The Song That Skyrocketed Tejano Music: Selena’s ‘Amor Prohibido’

Amor Prohibido

Credit: Nuestro Stories

Before beginning the article, I felt it essential to get this out of the way: 

Anything. For. Selena. 

On March 13, 1994, Selena Quintanilla-Perez, better known to her fans and the world as Selena, released her fourth studio album Amor Prohibido, featuring 10 songs that were filled with lyrics telling tales of somewhat dysfunctional yet all-consuming love. These stories were of love torn apart by social class, infidelity, and the heartbreak of unrequited love. Among the two handfuls of songs was the title track, “Amor Prohibido,” which would end up shattering all expectations and skyrocket Selena’s extremely successful – if short-lived – mainstream career. 

Despite the album containing only songs in the Spanish language, the single and album managed to bend –  if not break – every rule previously established by Tejano music.

While the core of the music remained the same – the love, the loss, the woes – the songs Selena chose to sing on the album wove seamlessly between a mixture of disco, hip-hop, pop, and techno. She did it in a way that had never been heard in regional Mexican music. 

Furthermore, the song, ‘Amor Prohibido,’ told a classic tale of forbidden love. You know, the kind of love that tears you apart by the seams. It is a song that tells the listener to be loyal to their love, no matter what the cost, and to not listen to anyone outside of themselves. The music almost felt counterintuitive to the song – upbeat, with light and lilting keyboard riffs and an almost Calypso feel to the drums. The dichotomy of the music and the lyrics was fairly representative of the uniqueness of the album as a whole.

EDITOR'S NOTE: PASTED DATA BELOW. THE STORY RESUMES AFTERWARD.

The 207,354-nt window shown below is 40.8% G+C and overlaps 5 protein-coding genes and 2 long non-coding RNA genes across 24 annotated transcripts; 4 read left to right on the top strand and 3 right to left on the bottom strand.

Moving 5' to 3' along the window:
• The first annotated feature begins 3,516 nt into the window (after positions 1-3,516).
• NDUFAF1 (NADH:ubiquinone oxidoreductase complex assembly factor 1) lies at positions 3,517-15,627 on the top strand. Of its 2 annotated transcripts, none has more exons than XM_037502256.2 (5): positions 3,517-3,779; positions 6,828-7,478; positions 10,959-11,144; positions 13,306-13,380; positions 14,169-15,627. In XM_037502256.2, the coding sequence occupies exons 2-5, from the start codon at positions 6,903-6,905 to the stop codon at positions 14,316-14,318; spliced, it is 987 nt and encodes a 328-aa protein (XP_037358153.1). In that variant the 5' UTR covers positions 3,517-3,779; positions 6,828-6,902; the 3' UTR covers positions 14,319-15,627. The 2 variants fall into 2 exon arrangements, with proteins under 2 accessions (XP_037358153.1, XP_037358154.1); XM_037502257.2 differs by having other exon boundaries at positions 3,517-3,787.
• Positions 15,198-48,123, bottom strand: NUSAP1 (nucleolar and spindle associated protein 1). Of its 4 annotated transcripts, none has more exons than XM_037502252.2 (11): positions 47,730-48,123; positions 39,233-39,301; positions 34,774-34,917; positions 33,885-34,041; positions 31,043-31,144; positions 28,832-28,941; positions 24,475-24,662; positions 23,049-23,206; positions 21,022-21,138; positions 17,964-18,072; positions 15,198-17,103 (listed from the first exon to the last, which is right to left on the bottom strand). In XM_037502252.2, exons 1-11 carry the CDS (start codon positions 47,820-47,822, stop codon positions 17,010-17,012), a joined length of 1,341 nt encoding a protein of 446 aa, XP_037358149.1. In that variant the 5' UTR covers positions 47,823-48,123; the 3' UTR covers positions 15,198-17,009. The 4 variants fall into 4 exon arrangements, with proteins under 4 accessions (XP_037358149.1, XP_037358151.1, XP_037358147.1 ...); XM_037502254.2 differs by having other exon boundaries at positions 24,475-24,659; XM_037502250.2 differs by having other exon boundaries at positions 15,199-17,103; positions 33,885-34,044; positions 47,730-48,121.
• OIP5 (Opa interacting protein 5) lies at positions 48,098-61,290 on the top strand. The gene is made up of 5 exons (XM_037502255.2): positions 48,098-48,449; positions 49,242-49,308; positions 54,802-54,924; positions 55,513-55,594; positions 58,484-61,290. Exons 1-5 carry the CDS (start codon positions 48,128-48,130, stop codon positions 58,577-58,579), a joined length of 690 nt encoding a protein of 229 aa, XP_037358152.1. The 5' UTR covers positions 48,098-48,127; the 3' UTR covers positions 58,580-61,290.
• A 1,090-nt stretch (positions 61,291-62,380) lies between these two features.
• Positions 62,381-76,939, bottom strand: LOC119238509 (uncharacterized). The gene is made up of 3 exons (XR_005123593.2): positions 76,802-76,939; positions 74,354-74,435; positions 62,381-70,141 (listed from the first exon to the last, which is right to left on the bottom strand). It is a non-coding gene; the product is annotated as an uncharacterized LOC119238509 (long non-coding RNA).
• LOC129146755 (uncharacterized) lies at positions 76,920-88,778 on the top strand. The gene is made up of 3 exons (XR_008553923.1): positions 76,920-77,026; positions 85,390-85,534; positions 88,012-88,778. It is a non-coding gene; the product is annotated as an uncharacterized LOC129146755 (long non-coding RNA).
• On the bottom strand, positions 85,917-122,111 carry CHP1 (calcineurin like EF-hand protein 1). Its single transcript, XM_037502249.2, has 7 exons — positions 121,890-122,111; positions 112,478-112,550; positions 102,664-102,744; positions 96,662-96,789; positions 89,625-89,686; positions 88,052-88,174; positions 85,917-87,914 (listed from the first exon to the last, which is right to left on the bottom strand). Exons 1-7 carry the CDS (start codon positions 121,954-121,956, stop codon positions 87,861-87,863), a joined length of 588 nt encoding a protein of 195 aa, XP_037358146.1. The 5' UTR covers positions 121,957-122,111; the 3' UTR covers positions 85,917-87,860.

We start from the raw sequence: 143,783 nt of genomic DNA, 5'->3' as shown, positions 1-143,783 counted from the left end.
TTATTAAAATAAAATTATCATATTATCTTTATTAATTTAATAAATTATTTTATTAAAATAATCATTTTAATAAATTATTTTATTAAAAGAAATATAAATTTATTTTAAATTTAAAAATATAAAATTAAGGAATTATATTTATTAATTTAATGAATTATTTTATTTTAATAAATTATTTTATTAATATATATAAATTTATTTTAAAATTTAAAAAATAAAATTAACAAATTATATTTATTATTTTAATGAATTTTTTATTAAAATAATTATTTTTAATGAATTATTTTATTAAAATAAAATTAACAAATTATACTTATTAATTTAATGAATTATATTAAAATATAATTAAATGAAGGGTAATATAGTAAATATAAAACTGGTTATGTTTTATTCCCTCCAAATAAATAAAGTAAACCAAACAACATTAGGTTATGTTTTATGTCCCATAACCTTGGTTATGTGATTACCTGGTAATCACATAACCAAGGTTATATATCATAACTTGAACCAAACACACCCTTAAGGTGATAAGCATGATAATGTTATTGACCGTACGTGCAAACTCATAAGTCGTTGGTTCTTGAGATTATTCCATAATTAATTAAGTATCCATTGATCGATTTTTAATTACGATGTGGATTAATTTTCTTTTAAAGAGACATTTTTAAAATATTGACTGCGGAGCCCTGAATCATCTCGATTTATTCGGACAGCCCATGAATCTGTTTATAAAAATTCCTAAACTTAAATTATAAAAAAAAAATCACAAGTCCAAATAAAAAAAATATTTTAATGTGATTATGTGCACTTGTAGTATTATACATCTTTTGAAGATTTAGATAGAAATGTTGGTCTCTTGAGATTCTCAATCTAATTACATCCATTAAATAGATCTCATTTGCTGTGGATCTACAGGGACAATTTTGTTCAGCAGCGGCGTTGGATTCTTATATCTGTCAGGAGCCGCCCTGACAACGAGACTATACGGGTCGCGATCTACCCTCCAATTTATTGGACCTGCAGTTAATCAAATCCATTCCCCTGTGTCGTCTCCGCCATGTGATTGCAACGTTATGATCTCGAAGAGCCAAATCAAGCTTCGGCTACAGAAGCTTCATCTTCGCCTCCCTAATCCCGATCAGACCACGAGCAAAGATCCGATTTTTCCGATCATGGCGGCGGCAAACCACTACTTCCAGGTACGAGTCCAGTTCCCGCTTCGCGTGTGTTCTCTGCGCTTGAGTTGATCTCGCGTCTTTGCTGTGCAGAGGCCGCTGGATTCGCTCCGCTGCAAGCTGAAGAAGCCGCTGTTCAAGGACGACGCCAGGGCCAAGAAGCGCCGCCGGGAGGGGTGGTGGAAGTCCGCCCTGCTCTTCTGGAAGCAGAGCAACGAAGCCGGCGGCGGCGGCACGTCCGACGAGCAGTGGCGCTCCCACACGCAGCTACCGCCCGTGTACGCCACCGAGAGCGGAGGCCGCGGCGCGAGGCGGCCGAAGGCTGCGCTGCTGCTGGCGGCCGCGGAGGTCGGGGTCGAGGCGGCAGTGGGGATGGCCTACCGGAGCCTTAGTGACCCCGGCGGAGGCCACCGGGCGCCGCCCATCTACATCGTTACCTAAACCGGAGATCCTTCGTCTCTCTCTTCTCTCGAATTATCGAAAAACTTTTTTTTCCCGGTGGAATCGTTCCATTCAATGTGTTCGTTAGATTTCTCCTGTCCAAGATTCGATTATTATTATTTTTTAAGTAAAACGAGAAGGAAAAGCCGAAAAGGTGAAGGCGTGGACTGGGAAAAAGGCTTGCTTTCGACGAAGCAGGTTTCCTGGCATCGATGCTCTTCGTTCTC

Read more: The Urban Legend Behind the Song ‘La Llorona’

‘Amor Prohibido’ was a game-changer for Tejano music

With its eclectic mix of styles and embracing of new forms of music, Amor Prohibido managed to translate Tejano music to a new generation of listeners. These were the listeners who may have typically cast aside a genre they associated with their parents. 

Nevertheless, the numbers back up that sentiment as the album became the first Spanish language album to win a BMA (Broadcast Music Award) in the Pop category. It also earned Selena her first Grammy nomination. She would win for Selena, Live! in 1994. 

Currently, the song continues to be a classic in the Latino community. Long live Selena’s legacy!

Cathy-Nuestro-Stories-Writer-Image-200x275

By Rachel

Olivia Monahan Chicana journalist, editor, educator, and organizer in Sacramento whose sole focus is to shed light on stories on our most impacted and marginalized communities, but even more importantly, for those stories to humanize those normally left out. She is an Ida B Wells Investigative Journalism Fellow 2022 Finalist, a member of the Parenting Journalists Society, and has bylines in The Courier, The Sacramento Bee, The Americano, Submerge Magazine among others.

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